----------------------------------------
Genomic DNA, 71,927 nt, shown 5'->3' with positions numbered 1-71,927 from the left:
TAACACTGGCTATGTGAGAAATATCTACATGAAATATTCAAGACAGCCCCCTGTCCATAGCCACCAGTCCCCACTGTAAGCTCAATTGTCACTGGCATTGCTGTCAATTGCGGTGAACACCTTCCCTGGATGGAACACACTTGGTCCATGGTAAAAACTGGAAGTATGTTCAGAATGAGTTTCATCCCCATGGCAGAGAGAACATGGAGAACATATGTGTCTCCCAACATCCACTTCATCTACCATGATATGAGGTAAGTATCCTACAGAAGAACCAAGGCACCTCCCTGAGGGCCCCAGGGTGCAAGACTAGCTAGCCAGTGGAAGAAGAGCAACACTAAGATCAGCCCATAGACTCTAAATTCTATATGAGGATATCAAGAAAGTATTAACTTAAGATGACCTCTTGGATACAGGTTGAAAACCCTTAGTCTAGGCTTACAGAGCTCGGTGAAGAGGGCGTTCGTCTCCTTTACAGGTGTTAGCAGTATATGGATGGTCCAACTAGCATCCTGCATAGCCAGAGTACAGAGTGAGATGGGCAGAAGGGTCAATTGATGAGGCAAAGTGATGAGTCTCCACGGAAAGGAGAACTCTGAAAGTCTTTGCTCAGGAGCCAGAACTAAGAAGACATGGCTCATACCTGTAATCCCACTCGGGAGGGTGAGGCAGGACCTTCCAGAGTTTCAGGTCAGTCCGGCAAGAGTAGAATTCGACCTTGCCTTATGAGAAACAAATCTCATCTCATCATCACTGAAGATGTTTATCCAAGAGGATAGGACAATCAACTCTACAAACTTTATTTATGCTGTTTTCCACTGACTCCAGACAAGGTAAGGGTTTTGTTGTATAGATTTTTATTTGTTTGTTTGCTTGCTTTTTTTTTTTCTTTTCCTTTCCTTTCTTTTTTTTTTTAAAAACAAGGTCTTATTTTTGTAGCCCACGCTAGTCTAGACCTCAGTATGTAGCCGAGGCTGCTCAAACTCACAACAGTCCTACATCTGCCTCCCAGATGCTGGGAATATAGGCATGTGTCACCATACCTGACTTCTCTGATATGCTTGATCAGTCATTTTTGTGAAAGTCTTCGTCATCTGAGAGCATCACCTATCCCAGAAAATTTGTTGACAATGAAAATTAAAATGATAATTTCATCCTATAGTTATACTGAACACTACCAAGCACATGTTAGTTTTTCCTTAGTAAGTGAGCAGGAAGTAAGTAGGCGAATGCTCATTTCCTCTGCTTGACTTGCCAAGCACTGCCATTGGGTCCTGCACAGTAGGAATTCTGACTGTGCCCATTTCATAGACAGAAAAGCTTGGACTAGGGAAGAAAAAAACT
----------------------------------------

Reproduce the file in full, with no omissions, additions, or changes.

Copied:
Genomic DNA, 71,927 nt, shown 5'->3' with positions numbered 1-71,927 from the left:
TAACACTGGCTATGTGAGAAATATCTACATGAAATATTCAAGACAGCCCCCTGTCCATAGCCACCAGTCCCCACTGTAAGCTCAATTGTCACTGGCATTGCTGTCAATTGCGGTGAACACCTTCCCTGGATGGAACACACTTGGTCCATGGTAAAAACTGGAAGTATGTTCAGAATGAGTTTCATCCCCATGGCAGAGAGAACATGGAGAACATATGTGTCTCCCAACATCCACTTCATCTACCATGATATGAGGTAAGTATCCTACAGAAGAACCAAGGCACCTCCCTGAGGGCCCCAGGGTGCAAGACTAGCTAGCCAGTGGAAGAAGAGCAACACTAAGATCAGCCCATAGACTCTAAATTCTATATGAGGATATCAAGAAAGTATTAACTTAAGATGACCTCTTGGATACAGGTTGAAAACCCTTAGTCTAGGCTTACAGAGCTCGGTGAAGAGGGCGTTCGTCTCCTTTACAGGTGTTAGCAGTATATGGATGGTCCAACTAGCATCCTGCATAGCCAGAGTACAGAGTGAGATGGGCAGAAGGGTCAATTGATGAGGCAAAGTGATGAGTCTCCACGGAAAGGAGAACTCTGAAAGTCTTTGCTCAGGAGCCAGAACTAAGAAGACATGGCTCATACCTGTAATCCCACTCGGGAGGGTGAGGCAGGACCTTCCAGAGTTTCAGGTCAGTCCGGCAAGAGTAGAATTCGACCTTGCCTTATGAGAAACAAATCTCATCTCATCATCACTGAAGATGTTTATCCAAGAGGATAGGACAATCAACTCTACAAACTTTATTTATGCTGTTTTCCACTGACTCCAGACAAGGTAAGGGTTTTGTTGTATAGATTTTTATTTGTTTGTTTGCTTGCTTTTTTTTTTTCTTTTCCTTTCCTTTCTTTTTTTTTTTAAAAACAAGGTCTTATTTTTGTAGCCCACGCTAGTCTAGACCTCAGTATGTAGCCGAGGCTGCTCAAACTCACAACAGTCCTACATCTGCCTCCCAGATGCTGGGAATATAGGCATGTGTCACCATACCTGACTTCTCTGATATGCTTGATCAGTCATTTTTGTGAAAGTCTTCGTCATCTGAGAGCATCACCTATCCCAGAAAATTTGTTGACAATGAAAATTAAAATGATAATTTCATCCTATAGTTATACTGAACACTACCAAGCACATGTTAGTTTTTCCTTAGTAAGTGAGCAGGAAGTAAGTAGGCGAATGCTCATTTCCTCTGCTTGACTTGCCAAGCACTGCCATTGGGTCCTGCACAGTAGGAATTCTGACTGTGCCCATTTCATAGACAGAAAAGCTTGGACTAGGGAAGAAAAAAACT